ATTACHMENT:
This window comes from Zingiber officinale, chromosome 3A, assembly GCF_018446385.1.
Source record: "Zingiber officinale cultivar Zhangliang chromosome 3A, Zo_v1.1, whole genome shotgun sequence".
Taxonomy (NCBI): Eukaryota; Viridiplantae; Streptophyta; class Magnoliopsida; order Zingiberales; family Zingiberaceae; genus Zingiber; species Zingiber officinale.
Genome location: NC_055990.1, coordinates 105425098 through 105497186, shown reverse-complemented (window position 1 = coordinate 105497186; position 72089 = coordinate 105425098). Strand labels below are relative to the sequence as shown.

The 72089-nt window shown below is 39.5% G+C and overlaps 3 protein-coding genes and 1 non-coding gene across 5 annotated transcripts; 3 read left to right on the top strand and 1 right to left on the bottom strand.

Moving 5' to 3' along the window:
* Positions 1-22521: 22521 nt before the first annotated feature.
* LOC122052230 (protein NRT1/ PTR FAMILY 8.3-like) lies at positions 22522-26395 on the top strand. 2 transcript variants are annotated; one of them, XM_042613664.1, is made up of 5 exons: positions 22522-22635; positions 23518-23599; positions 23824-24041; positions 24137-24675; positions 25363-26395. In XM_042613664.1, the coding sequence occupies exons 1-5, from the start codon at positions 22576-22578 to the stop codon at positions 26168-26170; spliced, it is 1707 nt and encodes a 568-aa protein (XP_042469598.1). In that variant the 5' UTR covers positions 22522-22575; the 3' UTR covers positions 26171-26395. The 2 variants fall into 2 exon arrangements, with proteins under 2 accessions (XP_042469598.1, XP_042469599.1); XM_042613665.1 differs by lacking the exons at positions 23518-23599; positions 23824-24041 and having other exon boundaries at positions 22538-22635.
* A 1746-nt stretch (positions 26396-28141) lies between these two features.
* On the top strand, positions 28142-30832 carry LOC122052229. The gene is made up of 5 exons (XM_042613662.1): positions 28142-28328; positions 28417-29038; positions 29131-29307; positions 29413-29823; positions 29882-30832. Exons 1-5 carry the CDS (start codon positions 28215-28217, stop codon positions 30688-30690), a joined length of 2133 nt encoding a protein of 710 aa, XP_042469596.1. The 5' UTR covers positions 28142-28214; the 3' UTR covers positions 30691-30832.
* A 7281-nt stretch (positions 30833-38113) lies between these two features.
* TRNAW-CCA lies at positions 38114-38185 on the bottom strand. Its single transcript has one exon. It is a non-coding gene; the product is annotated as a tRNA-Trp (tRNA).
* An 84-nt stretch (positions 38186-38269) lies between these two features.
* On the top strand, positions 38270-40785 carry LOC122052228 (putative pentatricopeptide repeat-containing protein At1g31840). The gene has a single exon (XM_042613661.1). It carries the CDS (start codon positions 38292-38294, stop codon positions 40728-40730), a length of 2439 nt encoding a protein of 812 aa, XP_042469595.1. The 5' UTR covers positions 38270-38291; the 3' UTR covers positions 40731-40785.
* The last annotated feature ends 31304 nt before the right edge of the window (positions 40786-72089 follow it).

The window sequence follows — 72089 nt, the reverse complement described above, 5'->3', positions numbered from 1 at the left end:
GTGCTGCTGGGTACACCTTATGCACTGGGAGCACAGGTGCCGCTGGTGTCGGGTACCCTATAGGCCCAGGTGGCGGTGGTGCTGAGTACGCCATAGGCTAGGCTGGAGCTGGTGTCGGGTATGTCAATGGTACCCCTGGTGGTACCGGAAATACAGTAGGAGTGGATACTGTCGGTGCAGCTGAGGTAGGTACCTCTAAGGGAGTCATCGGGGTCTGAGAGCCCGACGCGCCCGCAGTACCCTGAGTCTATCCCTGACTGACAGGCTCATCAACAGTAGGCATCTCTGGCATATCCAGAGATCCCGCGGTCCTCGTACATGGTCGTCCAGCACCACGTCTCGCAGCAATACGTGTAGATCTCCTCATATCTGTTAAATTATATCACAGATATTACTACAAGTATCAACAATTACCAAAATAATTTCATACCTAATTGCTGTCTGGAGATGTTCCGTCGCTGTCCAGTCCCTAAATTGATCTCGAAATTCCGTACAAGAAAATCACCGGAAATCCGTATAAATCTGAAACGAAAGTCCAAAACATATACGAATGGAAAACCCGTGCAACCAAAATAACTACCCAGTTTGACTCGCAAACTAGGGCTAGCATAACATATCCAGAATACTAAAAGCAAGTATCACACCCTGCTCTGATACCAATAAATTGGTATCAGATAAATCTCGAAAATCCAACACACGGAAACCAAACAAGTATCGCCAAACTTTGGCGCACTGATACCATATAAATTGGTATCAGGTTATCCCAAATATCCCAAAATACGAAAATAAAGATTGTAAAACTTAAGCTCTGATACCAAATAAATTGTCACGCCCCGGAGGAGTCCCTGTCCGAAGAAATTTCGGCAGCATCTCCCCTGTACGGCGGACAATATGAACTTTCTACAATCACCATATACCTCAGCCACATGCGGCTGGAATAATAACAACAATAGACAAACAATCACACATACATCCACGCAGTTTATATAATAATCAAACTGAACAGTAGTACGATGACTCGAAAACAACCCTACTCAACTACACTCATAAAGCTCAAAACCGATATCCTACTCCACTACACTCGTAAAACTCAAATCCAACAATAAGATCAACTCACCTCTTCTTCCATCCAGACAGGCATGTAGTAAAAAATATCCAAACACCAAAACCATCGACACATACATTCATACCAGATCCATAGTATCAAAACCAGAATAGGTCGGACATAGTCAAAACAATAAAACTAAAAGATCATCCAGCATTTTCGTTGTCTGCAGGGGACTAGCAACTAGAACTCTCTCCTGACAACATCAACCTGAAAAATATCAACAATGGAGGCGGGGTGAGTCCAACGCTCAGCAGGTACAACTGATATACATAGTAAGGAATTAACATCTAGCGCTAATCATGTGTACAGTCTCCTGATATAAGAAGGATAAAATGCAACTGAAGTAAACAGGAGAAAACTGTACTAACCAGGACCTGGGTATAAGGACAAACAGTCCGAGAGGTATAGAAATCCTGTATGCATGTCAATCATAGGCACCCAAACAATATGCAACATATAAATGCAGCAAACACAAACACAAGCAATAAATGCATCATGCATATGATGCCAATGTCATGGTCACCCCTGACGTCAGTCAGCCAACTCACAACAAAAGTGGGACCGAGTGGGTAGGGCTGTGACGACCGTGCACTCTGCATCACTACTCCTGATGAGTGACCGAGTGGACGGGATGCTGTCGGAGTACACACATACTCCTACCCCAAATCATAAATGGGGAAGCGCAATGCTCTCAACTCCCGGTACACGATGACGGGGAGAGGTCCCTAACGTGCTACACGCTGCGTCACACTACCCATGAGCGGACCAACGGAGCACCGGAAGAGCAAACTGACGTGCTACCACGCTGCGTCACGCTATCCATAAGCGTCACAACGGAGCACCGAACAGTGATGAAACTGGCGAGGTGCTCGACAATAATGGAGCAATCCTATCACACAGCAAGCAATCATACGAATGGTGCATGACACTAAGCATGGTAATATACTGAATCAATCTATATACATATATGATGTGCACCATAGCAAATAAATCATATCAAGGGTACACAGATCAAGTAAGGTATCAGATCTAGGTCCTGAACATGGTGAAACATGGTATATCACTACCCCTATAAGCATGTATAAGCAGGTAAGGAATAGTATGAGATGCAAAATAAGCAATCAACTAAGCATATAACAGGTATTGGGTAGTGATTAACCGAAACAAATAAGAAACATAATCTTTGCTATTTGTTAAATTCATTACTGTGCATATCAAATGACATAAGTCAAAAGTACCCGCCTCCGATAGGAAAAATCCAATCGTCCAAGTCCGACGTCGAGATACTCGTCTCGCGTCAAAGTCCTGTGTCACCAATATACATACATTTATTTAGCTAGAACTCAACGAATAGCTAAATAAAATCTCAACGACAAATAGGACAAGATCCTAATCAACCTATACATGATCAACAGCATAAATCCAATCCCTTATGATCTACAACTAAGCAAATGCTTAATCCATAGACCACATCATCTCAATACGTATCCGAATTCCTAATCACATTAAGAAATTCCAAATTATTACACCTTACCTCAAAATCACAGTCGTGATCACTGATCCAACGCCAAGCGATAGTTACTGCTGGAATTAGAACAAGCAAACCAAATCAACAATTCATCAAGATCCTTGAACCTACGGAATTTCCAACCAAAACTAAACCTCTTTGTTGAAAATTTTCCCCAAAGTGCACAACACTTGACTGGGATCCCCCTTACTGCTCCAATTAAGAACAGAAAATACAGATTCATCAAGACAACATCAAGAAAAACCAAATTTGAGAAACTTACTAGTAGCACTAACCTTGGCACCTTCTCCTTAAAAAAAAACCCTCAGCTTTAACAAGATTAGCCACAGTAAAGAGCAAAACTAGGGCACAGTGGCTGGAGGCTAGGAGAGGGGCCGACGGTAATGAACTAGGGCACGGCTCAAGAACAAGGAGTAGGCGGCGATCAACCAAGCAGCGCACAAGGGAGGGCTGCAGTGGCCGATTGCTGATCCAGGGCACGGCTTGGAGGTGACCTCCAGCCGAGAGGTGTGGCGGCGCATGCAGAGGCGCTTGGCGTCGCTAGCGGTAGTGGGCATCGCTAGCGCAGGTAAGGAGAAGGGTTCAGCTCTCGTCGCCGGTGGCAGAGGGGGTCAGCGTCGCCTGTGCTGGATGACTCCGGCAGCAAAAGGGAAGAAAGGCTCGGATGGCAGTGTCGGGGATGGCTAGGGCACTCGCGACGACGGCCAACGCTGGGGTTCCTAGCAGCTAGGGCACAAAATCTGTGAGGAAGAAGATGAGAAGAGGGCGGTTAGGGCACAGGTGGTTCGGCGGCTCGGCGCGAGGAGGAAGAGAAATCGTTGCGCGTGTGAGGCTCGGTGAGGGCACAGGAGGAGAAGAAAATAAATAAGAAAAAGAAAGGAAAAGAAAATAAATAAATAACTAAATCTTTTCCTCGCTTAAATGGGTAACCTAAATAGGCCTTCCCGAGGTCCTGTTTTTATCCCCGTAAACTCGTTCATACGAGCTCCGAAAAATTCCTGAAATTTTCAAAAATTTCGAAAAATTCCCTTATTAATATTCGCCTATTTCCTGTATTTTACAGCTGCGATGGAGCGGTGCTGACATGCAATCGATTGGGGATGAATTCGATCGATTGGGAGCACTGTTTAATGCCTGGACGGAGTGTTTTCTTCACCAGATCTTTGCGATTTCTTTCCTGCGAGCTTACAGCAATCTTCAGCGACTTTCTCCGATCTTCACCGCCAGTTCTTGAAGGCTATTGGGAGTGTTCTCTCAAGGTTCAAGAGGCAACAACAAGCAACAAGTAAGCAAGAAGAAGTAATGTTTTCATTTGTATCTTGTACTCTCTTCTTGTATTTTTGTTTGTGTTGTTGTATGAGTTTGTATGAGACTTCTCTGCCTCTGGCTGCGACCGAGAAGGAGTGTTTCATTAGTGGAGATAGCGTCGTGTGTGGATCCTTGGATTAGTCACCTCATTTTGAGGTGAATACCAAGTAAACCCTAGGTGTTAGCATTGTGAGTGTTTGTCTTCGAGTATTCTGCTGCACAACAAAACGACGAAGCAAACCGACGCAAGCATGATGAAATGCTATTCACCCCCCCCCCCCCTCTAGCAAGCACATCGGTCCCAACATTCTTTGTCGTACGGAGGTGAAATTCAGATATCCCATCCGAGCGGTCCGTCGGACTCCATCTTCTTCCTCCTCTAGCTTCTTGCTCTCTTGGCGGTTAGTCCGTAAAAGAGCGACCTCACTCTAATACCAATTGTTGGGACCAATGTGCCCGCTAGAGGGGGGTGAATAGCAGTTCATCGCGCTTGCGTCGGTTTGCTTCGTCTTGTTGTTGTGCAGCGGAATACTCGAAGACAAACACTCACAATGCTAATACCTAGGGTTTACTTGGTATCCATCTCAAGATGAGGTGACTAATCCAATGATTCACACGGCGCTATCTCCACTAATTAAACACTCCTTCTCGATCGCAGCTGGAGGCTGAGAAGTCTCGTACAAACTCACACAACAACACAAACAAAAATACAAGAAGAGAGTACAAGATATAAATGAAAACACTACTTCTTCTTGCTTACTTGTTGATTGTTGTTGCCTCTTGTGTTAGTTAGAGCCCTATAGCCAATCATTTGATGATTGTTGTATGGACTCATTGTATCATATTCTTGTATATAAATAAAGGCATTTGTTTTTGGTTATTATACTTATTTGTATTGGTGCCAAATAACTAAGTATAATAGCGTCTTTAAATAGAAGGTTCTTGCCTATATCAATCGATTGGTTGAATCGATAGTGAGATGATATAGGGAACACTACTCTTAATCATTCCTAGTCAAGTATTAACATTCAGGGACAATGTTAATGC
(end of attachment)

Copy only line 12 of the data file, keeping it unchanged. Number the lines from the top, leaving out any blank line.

* TRNAW-CCA lies at positions 38114-38185 on the bottom strand. Its single transcript has one exon. It is a non-coding gene; the product is annotated as a tRNA-Trp (tRNA).